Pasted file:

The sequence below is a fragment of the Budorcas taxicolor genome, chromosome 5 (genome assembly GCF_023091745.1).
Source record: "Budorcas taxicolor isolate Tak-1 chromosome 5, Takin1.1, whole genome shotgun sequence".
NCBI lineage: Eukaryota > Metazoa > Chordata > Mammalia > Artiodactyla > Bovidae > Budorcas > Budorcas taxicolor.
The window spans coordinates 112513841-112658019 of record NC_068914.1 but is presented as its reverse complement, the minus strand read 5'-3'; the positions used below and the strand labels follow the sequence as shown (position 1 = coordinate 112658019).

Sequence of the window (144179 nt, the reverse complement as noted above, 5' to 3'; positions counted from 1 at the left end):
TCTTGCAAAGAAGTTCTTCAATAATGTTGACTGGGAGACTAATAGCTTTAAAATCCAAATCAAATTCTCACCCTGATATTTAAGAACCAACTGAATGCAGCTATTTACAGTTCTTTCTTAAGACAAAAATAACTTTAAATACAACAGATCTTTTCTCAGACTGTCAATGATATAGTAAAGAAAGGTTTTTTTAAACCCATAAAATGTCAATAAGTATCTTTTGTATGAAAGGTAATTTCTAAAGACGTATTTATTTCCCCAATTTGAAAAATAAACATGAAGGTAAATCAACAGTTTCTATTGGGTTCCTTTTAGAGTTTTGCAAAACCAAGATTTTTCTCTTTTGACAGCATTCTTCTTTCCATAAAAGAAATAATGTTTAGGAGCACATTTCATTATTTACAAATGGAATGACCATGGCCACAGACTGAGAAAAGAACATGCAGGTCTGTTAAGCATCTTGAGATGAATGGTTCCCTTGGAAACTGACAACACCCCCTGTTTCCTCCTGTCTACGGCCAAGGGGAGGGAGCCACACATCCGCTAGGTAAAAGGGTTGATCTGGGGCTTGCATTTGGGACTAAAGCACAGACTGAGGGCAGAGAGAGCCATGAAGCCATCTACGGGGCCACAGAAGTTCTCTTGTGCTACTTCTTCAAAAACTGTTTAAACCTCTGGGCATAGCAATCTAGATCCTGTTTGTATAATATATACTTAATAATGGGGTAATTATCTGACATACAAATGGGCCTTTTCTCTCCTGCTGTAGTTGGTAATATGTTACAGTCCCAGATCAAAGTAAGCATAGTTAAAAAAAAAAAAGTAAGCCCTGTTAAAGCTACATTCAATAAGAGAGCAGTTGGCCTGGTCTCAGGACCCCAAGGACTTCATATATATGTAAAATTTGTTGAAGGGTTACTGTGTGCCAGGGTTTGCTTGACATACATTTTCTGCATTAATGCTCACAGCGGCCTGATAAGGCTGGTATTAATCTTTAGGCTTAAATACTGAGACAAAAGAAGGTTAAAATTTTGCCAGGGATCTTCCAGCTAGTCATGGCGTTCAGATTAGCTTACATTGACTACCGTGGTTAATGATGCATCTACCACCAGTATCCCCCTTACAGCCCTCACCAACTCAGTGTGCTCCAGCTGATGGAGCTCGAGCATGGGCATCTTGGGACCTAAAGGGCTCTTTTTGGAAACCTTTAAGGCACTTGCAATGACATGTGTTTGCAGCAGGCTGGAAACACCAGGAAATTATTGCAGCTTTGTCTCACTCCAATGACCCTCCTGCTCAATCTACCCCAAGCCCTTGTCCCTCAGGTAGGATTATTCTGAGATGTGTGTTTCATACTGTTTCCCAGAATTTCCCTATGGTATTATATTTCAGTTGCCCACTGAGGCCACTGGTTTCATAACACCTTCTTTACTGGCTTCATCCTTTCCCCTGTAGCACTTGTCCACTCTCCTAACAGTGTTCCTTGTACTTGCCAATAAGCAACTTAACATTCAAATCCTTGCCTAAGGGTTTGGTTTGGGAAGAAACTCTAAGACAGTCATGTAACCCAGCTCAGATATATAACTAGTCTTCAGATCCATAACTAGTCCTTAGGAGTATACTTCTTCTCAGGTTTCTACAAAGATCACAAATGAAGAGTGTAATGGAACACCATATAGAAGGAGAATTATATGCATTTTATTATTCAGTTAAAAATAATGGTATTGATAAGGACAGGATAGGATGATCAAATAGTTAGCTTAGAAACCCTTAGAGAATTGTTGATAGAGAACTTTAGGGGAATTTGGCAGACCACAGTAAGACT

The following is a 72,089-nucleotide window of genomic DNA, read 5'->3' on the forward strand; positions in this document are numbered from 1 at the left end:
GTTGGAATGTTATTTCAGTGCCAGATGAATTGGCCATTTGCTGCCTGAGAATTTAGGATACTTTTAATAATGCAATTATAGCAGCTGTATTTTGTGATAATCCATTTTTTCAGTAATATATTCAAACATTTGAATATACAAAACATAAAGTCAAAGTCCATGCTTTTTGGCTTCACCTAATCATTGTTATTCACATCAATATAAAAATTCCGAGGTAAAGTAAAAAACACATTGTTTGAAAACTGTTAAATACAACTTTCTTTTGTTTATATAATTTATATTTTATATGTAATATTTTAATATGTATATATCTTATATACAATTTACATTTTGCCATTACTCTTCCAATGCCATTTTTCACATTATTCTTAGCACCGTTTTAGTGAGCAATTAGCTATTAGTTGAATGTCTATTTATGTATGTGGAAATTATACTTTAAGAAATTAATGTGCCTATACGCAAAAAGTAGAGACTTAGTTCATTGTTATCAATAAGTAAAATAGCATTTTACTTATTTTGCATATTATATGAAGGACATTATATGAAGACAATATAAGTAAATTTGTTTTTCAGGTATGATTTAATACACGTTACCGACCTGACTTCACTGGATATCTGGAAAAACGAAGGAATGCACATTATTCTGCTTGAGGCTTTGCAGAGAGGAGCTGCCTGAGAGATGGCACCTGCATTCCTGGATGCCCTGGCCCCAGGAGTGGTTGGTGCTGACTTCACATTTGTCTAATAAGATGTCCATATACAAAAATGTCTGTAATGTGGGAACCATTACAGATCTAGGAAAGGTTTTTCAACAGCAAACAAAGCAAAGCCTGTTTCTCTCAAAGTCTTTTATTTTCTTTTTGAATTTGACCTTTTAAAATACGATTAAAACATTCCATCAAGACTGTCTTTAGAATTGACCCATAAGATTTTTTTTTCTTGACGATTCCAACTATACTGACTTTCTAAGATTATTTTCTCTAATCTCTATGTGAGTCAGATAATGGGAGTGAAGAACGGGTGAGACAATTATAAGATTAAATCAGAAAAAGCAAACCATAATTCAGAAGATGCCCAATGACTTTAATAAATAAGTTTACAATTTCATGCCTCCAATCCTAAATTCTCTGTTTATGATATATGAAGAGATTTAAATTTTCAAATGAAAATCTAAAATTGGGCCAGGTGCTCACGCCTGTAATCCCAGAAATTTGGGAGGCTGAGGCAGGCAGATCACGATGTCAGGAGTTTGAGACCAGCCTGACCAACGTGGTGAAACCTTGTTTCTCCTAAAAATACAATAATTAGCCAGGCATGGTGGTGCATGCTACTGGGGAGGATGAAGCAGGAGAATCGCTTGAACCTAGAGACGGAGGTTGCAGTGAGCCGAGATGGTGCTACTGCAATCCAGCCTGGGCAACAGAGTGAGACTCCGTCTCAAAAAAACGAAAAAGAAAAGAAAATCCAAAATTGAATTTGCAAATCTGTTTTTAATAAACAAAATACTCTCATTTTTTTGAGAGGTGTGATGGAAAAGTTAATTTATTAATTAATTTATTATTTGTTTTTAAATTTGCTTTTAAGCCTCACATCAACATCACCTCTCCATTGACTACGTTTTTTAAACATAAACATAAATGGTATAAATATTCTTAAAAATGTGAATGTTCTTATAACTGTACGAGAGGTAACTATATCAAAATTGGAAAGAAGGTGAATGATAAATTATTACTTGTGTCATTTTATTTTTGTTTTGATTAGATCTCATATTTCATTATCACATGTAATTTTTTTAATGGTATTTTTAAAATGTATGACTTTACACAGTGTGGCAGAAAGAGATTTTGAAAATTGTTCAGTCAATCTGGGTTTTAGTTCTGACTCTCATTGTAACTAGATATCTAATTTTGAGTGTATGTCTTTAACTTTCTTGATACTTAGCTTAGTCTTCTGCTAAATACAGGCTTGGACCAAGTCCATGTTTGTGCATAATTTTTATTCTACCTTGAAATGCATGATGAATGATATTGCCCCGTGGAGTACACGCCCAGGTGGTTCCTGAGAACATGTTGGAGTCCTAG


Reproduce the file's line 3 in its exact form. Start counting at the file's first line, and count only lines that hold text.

NCBI lineage: Eukaryota > Metazoa > Chordata > Mammalia > Artiodactyla > Bovidae > Budorcas > Budorcas taxicolor.